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It’s becoming increasingly difficult for the developers of sports games to offer transformative new experiences in annual releases. With budgets soaring, deadlines looming, and a demand for live service support all season long, franchises like MLB The Show 23 feel like they’ve been caught flatfooted. But San Diego Studio’s baseball sim has an ace under its pinstriped sleeve this year, and it’s called the Negro Leagues.

Presented like a Netflix documentary, this is the first instalment in a multiyear commitment, which will see the stories of some of baseball’s lesser known heroes brought to the forefront. Anchored by the amiably enthusiastic Bob Kendrick – president of the Negro Leagues Baseball Museum – each chapter includes a series of interactive moments, each focused on a different player. You’ll learn about Satchel Paige’s imaginative pitch names, Rube Foster’s rise from star pitcher to front office, and Jackie Robinson’s socially seismic transition to the MLB.

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The presentation packages that the developer’s put together are utterly outstanding, with original artwork paired with archival footage and photographs. And the commitment to quality doesn’t dip in-game either: San Diego Studio has modelled six entirely new, period authentic stadiums, complete with accurate uniforms, crowds, and even pitching animations. It truly feels like you’re playing an entirely different era of The Show, which is the highest praise we can attribute to it.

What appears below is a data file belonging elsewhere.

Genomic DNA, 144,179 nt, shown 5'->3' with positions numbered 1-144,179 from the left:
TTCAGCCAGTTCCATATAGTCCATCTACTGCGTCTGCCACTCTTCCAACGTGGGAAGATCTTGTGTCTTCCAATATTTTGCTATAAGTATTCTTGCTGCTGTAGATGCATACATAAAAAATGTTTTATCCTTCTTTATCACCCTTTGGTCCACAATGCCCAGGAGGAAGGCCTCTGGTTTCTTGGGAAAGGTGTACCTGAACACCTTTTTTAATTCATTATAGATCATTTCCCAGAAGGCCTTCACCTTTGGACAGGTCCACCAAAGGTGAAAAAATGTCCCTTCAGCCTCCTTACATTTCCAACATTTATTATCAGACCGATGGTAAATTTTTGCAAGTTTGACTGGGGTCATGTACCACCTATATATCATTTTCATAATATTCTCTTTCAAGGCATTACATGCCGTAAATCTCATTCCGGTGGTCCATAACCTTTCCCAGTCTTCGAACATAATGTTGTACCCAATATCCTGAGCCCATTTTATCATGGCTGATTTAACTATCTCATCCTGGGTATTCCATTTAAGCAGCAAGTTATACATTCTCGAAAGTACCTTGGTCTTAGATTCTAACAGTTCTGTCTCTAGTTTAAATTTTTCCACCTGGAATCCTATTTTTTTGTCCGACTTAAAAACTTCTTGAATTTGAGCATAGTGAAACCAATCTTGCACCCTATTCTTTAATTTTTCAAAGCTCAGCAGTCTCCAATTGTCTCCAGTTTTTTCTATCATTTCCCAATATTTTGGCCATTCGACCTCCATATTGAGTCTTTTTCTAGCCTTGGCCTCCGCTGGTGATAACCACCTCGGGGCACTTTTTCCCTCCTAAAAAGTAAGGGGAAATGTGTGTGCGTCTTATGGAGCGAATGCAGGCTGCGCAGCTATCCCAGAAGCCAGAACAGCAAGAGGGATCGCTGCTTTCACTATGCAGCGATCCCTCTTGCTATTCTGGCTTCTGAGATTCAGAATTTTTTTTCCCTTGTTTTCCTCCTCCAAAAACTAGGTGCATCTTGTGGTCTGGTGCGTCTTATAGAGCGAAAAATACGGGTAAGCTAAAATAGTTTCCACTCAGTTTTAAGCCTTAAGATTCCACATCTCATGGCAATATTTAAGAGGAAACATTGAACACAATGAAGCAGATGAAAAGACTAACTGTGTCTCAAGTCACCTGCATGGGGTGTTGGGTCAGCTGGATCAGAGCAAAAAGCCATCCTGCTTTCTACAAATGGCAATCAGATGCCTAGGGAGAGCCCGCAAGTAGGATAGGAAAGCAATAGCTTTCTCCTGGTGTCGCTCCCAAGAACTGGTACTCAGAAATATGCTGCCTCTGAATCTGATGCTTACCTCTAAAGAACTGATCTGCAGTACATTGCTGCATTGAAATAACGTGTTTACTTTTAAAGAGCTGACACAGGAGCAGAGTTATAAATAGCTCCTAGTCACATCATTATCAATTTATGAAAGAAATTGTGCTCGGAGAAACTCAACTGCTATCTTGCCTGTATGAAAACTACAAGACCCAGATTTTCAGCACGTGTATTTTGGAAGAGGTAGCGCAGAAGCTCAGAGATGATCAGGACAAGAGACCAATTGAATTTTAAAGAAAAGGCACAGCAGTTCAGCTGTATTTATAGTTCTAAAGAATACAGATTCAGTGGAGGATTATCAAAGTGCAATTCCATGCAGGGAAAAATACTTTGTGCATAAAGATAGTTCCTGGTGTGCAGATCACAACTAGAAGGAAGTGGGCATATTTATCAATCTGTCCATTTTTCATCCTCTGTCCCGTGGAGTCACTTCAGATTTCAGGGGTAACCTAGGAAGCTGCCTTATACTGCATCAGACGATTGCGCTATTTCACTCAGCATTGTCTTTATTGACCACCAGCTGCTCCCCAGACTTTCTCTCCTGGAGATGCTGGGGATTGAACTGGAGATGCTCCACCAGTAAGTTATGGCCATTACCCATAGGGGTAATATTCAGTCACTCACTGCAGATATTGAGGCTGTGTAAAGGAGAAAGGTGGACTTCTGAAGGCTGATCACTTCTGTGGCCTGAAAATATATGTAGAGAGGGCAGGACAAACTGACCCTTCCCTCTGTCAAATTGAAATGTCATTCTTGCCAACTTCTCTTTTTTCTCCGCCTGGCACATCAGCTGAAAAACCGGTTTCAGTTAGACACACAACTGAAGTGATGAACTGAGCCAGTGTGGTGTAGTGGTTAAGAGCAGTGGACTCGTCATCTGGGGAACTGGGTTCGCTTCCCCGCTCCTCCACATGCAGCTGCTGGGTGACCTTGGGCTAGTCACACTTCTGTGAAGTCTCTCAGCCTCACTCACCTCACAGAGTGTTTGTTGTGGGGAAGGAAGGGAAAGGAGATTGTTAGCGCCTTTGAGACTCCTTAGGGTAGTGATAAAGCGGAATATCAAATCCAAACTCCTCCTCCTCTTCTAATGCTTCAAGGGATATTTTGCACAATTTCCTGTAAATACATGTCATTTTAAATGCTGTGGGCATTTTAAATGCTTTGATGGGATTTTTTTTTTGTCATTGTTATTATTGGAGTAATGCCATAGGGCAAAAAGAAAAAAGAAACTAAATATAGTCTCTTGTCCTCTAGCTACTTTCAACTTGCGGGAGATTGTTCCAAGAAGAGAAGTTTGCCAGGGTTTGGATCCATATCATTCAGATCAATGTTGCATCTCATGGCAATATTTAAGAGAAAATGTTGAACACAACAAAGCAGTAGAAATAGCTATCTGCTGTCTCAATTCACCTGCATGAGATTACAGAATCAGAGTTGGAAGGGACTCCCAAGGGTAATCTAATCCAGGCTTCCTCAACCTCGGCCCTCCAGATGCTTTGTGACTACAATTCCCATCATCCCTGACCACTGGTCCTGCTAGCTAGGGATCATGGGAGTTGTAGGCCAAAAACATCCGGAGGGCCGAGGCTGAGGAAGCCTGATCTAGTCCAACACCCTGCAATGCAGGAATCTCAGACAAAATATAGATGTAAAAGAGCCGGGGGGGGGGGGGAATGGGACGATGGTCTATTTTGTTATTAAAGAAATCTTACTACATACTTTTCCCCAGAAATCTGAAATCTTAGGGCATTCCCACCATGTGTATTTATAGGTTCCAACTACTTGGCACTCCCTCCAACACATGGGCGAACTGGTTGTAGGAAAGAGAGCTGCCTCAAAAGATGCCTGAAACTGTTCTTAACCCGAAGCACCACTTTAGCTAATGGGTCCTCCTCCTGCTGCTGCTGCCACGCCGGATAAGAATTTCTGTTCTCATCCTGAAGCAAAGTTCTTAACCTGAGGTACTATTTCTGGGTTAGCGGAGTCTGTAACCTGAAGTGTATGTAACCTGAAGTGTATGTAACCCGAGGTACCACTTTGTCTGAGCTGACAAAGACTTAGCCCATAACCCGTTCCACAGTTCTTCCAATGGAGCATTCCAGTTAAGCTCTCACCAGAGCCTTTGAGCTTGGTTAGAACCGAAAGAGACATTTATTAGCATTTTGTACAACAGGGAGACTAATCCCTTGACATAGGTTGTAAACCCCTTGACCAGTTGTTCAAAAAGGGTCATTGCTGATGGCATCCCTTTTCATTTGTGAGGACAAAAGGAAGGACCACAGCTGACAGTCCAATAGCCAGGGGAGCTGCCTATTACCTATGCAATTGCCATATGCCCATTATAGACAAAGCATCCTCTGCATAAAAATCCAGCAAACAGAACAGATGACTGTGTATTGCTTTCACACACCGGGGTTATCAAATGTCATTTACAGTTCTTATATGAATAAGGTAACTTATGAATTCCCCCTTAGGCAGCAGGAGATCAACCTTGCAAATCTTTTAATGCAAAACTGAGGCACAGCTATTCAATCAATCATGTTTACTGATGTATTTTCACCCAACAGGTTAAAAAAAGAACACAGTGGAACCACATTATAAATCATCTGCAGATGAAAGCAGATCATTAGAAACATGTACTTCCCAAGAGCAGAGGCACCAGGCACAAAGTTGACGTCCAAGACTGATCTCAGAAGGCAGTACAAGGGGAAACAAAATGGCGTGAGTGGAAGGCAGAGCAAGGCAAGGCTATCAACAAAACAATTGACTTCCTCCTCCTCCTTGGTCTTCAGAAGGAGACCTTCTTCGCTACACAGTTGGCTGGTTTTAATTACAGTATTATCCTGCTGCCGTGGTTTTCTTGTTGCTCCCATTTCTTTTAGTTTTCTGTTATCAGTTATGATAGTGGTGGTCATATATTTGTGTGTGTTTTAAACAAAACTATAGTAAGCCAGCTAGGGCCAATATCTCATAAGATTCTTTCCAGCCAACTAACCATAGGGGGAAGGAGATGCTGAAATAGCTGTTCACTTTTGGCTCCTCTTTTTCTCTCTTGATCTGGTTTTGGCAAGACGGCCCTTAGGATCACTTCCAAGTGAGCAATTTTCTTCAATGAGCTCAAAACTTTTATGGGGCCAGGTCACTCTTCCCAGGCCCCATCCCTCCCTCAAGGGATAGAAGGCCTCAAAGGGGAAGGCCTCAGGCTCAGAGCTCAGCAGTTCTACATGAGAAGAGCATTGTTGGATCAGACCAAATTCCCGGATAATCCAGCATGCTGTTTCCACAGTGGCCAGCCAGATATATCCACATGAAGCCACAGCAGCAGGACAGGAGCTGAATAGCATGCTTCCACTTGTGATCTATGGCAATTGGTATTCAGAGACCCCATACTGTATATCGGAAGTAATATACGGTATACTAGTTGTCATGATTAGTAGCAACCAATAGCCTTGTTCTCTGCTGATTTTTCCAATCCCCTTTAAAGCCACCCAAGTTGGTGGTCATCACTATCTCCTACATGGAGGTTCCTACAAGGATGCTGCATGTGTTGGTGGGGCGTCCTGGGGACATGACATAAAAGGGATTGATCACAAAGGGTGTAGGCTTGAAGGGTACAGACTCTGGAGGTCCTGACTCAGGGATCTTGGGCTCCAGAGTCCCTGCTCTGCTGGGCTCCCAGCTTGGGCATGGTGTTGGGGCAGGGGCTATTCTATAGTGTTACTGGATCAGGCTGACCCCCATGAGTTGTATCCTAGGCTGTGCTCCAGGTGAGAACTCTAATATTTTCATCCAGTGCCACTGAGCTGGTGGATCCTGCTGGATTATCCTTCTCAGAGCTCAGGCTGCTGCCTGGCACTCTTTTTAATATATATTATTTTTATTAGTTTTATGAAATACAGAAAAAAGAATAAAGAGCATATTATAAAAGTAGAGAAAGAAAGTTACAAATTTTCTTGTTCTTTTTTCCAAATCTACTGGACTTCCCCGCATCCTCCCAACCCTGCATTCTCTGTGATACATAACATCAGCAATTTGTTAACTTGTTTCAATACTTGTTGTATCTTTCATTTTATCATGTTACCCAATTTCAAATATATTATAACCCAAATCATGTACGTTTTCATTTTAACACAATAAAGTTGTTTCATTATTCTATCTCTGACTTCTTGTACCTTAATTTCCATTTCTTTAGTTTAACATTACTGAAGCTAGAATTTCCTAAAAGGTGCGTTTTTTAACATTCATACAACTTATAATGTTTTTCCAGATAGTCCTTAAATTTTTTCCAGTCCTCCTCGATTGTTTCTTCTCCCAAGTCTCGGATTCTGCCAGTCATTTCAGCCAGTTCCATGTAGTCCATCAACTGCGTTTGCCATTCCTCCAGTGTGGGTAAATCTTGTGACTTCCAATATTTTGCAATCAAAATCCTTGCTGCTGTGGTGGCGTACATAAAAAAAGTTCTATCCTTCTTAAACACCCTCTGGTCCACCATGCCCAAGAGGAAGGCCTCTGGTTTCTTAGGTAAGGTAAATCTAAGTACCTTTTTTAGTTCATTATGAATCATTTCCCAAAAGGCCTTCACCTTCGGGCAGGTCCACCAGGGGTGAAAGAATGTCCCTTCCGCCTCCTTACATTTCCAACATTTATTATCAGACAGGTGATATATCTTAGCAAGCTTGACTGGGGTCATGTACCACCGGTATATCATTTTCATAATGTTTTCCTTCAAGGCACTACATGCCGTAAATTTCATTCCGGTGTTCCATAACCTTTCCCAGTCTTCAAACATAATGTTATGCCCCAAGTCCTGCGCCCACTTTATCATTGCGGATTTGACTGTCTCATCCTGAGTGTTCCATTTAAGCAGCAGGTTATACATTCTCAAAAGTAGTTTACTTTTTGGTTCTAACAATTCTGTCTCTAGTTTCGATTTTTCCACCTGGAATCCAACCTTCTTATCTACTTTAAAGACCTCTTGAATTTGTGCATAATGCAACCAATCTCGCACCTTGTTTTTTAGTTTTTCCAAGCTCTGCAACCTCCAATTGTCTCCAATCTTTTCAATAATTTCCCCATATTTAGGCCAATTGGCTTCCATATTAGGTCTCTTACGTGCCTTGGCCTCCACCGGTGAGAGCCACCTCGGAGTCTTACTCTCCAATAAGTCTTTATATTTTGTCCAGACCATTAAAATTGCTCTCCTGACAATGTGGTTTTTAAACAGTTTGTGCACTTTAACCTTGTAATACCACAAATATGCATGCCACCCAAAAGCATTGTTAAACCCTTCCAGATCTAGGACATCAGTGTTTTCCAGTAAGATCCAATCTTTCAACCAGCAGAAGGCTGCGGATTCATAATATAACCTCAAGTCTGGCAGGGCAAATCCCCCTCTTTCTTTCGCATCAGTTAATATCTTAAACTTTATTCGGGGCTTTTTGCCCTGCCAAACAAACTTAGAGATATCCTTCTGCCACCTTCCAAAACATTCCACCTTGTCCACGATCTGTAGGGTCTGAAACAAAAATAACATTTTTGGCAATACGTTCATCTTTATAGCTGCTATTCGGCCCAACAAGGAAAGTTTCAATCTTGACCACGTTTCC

Brilliantly, the developer retains the commentary services of Jon ‘Boog’ Sciambi and Chris Singleton for the Negro Leagues, but uses them to add flavour to some of the stories setup by Kendrick. So, instead of them delivering traditional play-by-plays, it’s structured like they’re watching old clips, and commenting on the defining characteristics of the players featured. There are eight different chapters in total to complete, with some pretty desirable Diamond Dynasty rewards doubling as an additional carrot on a stick.